2 thoughts on “Paranoia: It’s More Than Fear

  • July 28, 2020 at 8:50 pm

    you are incorrect in your segment on PTSD and the Amygdala. Please update to reflect neuroplasticity. Although still a young research area and human studies must always be approached with caution, there is evidence that the amygdala can be “shrunk” and the connectivity with the prefrontal cortex can be strengthened, both of which improve reactivity and hypervigilance in PTS. Mindfulness and surprisingly cannabis, both address this and have given hope to many sufferers that yes, you can change your wiring to some degree and improve your condition. PTS is not necessarily a life sentence. Yes, Mindfulness has been overblown to some degree, but the research IS there that supports its role in neuroplasticity. It does have to be tailored to be trauma informed (focusing on the breath can be triggering for a rape survivor). Your outdated statement that the brain cannot be changed causes a great deal of harm and many do not seek treatment because of the hopelessness this breeds. Please update your article to at least open the door that there are effective treatments that can ease these very real physical changes to the brain brought on by trauma THROUGH brain changes brought on by behaviors and practices.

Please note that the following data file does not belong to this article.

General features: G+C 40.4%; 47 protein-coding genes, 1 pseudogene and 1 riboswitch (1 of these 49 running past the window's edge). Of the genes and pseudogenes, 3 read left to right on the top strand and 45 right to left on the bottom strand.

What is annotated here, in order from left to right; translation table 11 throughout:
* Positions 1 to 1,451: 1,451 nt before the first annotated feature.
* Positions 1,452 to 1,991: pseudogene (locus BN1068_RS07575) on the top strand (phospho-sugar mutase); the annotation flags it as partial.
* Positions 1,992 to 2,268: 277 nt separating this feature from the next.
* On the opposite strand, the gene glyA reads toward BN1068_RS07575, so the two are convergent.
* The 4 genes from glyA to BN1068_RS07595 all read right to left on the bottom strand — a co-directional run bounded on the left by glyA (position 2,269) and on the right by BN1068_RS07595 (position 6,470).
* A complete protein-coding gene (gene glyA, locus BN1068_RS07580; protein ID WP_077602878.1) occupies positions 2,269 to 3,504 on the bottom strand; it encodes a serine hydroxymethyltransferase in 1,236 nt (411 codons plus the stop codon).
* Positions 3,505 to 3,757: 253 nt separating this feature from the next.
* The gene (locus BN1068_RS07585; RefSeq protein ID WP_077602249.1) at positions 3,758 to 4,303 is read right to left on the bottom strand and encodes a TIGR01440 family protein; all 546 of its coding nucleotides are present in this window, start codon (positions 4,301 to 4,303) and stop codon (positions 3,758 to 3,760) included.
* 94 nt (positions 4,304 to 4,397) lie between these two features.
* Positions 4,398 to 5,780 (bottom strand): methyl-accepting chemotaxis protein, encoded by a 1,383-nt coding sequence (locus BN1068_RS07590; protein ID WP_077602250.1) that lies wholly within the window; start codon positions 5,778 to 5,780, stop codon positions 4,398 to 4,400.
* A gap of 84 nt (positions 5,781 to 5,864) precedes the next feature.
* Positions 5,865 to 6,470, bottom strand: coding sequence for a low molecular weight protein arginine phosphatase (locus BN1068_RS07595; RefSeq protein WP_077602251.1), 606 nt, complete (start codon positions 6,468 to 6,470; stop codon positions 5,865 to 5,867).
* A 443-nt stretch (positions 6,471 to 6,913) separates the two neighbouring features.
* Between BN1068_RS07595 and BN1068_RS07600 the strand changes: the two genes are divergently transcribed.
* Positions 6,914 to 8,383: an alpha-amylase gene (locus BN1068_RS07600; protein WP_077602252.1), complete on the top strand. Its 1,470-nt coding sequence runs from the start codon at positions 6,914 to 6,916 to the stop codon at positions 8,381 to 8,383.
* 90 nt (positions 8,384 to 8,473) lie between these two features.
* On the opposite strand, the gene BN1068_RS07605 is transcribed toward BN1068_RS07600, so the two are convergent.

and references therein

    • July 29, 2020 at 10:16 pm

      Thanks for reading, and for pointing out current, more solid research indicating the amygdala can indeed reduce in volume. I made the necessary correction to the post. I’m sorry you feel the post implied hopelessness and “death sentence” by not initially noting the potential for amygdalar volume reduction. Regardless of what happens to the amygdala’s volume, in my defense, I clearly explained in the post that the amygdala can indeed be quieted, indicating positive direction, and should be part of the person’s care; no “death sentence” was implied


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